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Why does speaker on output click twice on 555 timer output?

Discussion in 'General Electronics Discussion' started by Enigma, Aug 3, 2012.

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  1. Enigma

    Enigma

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    Jul 15, 2012
    Hi all..
    Maybe Im missing something but can someone please explain why a speaker tied to the output of the 555 clicks when output is on (when output goes high) and then clicks again when output is off (when output goes low)?
    An led turns on when output is high and off when low so why does the speaker make a click sound on both on and off??

    I bet its something so simple but im a bit lost :confused:

    Thanks Guys
    :D
     
  2. Harald Kapp

    Harald Kapp Moderator Moderator

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    Nov 17, 2011
    The speaker issues a click tone every time the output of the 555 changes because:
    1) when the output changes from low to high, the coil of the speaker is energized, thus moving the membrane in one direction -> click
    2) when the output changes from high to low, the coil of the speaker isde. enrgized, thus moving the membrane in the reverse direction -> click
    Assuming the speaker is connected to GND - if the speaker speaker is connected to VCC energizing and de-energizing change roles.

    Harald
     
  3. BobK

    BobK

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    Jan 5, 2010
    When the output goes high, the speaker cone is pushed out -- click. When the output then goes low, the speaker cone returns -- click.

    Bob
     
  4. BobK

    BobK

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    Jan 5, 2010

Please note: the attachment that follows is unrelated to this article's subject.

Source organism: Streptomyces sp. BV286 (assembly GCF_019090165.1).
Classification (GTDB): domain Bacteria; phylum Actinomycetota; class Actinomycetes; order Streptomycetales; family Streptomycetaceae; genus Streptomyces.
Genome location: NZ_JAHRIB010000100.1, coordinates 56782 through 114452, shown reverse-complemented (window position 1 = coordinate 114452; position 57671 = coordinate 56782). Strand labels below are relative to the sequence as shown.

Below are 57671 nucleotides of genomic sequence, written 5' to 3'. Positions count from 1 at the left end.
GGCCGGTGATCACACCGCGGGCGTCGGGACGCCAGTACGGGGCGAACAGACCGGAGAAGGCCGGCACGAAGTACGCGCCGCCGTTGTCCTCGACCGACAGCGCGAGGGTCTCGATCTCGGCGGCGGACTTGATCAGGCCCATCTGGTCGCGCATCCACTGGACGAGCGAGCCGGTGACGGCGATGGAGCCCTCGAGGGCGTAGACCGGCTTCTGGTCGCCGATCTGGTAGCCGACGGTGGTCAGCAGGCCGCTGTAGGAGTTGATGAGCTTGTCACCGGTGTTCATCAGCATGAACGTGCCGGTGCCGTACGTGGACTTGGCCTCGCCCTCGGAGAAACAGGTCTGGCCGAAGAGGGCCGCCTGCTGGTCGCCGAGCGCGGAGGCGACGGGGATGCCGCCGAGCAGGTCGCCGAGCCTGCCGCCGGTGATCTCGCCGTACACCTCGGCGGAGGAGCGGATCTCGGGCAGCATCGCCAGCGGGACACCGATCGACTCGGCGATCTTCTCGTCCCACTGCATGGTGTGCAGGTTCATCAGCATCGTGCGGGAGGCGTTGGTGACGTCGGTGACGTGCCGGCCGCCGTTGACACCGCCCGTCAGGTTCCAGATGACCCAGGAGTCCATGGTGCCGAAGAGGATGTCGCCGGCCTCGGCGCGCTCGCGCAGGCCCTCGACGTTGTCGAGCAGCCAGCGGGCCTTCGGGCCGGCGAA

1 minute too late.

    Bob
     
  5. Enigma

    Enigma

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    0
    Jul 15, 2012
    thanks for the quick replies

    I can understand how the speaker clicks when the output goes high but I dont understand why it clicks when the power is cut off?
    what exactly is causing the click?
    The thing about studying electronics is you get to a point where you think it makes sense, then it just crumbles and you have to go over everything all over again! lol
     
  6. CocaCola

    CocaCola

    3,635
    5
    Apr 7, 2012
    Bob, explained it...

    Forward or backward movement of the cone both produce sound... When you send the high signal the cone goes forward creating a click, and stays at that forward position until the power is removed, aka goes low, at that point it moves back to standing position creating another click...
     
    Last edited: Aug 3, 2012
  7. KrisBlueNZ

    KrisBlueNZ Sadly passed away in 2015

    8,393
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    Nov 28, 2011
    I have two answers. First, why a sudden movement in a speaker cone "sounds like" a click. Second, how a series capacitor affects the movement of the speaker.

    Assuming your speaker is directly connected to the output of the 555 (without a coupling capacitor) (which I hope is not the case), each time the 555 output changes state, the speaker cone moves rapidly from one steady position to another steady position, as others have described already in this thread. A positive voltage makes it jump outwards, and when the voltage disappears, it jumps inwards. (Or the opposite, depending on which way the speaker is connected.) Each one of those changes in the cone's position sounds like a click.

    Why does it sound like a click? Why does it seem to have a certain duration? It's because of a general phenomenon called high-pass filtering, where high frequencies are passed, and low frequencies are attenuated.

    When you listen to a loudspeaker, the sound is passed from the cone to your ear by movement of air molecules. There is an inherent high-pass effect in this coupling. If a speaker cone is reproducing a 1 kHz tone, it makes the neighbouring air molecules vibrate forwards and backwards quickly, and this vibration is coupled into other air molecules, and the sound tends to travel outwards from the speaker, until it reaches your ear and you hear it as a tone.